The built environment is responsible for a big chunk of our carbon emissions. There cannot be a solution without big changes to the way we plan and operate our urban centres. [14 July 2009 | Peter Boyer]
It’s hard to visualise carbon entering the atmosphere. Television producers turn repeatedly to images of car exhaust pipes and industry smokestacks — clichés of global warming that have seriously skewed our notion of why we have a carbon problem and who’s responsible.
Exhaust pipes and chimneys are just the end stage of a long process that shifts carbon from its natural storages out into the air. And the biggest contributor to this process are the human life support infrastructures of the developed world: our built environment.
Making and using homes, workplaces, streets, and water, gas and electricity supply lines produce between a third and a half of all emissions in the developed world. According to a recent European study published by Energy Policy, with a determined effort we could reduce that by 80 percent.
A compelling case for radically changing our perspective on the built environment — especially our urban planning processes — was made at a recent Hobart seminar by Professor Roger Fay and Geoff Clark of the University of Tasmania’s architecture and design school.
Their message to the seminar was that our battle to cut carbon emissions will be doomed if we put our faith in technological and economic “fixes”, like fuel-efficient vehicles and emissions trading schemes, and fail to create a built environment that can function in an energy-scarce world.
Australian cities, towns, homes and workplaces, they said, were among the world’s worst in terms of energy efficiency, with enormous urban footprints and long distances to traverse. Per person, our sprawling cities and towns cover roughly 12 times the area of older cities in Europe.
Prof. Fay and Mr Clark recommend an urgent re-think of how we deal with our built environment with the aims of:
• reducing urban sprawl rather than expanding it, clearly defining and rigorously enforcing town and city boundaries and creating self-reliant, more close-knit communities.
• building more efficient transport systems and energy management into all planning regulations, requiring “green” attributes such as better building insulation and renewable energy generation.
• making our built environment more self-reliant, along with our lives in it, preparing for more difficult times ahead by seeking greater local autonomy, as was the case before the emergence of modern technology and globalisation.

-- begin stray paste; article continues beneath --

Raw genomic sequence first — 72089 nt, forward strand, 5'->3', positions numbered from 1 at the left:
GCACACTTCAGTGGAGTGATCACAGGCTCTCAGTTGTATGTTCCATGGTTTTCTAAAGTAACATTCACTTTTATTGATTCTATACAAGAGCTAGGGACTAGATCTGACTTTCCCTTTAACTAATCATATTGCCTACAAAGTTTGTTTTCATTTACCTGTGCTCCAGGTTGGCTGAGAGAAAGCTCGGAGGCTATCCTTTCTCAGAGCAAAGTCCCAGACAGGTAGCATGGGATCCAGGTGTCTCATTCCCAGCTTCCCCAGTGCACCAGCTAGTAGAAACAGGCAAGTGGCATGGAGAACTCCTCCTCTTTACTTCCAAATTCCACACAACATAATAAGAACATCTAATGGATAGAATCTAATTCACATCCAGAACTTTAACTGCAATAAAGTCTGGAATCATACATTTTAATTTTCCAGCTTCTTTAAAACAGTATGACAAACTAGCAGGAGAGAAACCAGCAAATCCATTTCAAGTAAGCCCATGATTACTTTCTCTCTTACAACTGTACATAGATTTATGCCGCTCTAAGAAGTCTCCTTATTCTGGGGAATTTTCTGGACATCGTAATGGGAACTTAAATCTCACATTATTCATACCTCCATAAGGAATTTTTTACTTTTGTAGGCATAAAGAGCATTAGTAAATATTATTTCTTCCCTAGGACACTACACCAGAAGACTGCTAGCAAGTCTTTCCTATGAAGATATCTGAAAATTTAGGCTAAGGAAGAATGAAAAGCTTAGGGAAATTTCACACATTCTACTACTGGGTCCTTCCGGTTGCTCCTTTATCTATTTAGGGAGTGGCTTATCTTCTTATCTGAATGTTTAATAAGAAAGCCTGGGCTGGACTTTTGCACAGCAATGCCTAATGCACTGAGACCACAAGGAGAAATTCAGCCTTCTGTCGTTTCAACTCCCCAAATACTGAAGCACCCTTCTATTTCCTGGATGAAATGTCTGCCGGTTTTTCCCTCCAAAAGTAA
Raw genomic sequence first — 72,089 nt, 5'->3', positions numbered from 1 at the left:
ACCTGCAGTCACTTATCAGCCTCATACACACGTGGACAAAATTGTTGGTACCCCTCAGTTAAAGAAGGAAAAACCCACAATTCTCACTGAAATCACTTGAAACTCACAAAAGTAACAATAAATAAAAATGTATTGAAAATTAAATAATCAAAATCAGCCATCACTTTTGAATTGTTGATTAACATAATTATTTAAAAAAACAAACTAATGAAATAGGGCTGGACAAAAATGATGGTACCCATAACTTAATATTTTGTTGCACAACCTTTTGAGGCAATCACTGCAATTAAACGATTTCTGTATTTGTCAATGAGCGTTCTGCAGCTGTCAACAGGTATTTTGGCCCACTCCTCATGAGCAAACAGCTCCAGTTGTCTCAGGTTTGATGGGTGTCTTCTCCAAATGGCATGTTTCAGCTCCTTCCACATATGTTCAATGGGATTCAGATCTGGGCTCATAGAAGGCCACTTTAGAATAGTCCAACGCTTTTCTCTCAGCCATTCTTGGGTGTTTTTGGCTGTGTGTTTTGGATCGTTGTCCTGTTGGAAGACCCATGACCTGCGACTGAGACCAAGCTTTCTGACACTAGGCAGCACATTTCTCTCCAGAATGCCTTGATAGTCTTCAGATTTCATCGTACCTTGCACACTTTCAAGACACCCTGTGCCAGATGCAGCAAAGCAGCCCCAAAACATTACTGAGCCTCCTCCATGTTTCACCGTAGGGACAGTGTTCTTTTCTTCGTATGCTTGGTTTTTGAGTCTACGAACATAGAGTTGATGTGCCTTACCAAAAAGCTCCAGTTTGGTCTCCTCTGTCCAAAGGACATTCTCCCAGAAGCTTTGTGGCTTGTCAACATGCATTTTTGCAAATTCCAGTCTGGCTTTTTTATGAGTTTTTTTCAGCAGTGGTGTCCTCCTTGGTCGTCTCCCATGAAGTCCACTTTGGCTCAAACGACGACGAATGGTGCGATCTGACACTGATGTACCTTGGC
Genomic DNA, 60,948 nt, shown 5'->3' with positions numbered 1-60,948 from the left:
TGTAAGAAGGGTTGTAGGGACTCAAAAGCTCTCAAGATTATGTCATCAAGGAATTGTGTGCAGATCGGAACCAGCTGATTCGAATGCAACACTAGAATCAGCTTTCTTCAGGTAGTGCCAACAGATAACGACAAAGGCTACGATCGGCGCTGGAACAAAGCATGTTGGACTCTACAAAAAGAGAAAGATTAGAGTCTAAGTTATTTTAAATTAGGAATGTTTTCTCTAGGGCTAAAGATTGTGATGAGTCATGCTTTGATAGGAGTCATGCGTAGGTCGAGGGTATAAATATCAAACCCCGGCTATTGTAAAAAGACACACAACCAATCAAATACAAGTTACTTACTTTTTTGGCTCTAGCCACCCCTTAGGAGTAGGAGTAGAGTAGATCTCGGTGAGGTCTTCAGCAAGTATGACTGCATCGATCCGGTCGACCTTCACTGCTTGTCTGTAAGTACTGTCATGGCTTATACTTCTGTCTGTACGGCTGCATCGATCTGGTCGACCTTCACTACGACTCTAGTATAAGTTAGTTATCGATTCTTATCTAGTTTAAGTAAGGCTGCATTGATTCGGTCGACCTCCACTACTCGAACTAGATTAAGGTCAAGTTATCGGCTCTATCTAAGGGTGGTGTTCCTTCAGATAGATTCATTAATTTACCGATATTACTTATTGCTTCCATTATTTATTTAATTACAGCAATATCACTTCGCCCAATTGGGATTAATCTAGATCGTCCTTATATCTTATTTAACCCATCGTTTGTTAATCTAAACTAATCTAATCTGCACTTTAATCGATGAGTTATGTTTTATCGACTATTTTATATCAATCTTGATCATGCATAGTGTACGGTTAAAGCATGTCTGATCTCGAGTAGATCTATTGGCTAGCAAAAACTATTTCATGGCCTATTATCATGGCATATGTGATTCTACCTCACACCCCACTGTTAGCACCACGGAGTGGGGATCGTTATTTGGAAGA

• making our cities and towns more eco-friendly, containing greater biodiversity and more in tune with natural, physical realities and human imperatives.
“We need to break our ingrained perceptions [and] modify our habits to prepare ourselves for dramatic change,” Mr Clark said. “Reliance on global economies and technology represents significant risk, which will compound as climate and other pressures increase. We must aim to become autonomous.”
“Functioning within a dramatically different global condition makes good sense. Tweaking is out of the question; dramatic change is required and luck favours the prepared.”
As I see it, that pretty well sums up what we must do across the board, and makes clear — as if this was needed — that action to reduce fossil fuel emissions demands integrated, coordinated, far-sighted, bipartisan policy and action at all levels of government.
• Last week I discussed how people are taking initiatives to build better communities. A shining example of this is Source, a community wholefoods centre set up by some hard-working, dedicated young people on formerly disused land at the University of Tasmania’s Sandy Bay campus.
Source’s management and meeting centre, a spectacular mud-strawbale structure, is a focal point for an organic food cooperative, emerging community gardens and orchards, composting and water recycling facilities and a native revegetation project.
Next Saturday, Source will hold its second annual Winterfeast, an evening banquet with entertainment and a showcase of Tasmanian produce, at Wesley Hall, Melville Street, Hobart, with proceeds supporting further enhancement of this valuable community resource. You can get your tickets at Eco Haven, 71 Murray Street, Hobart.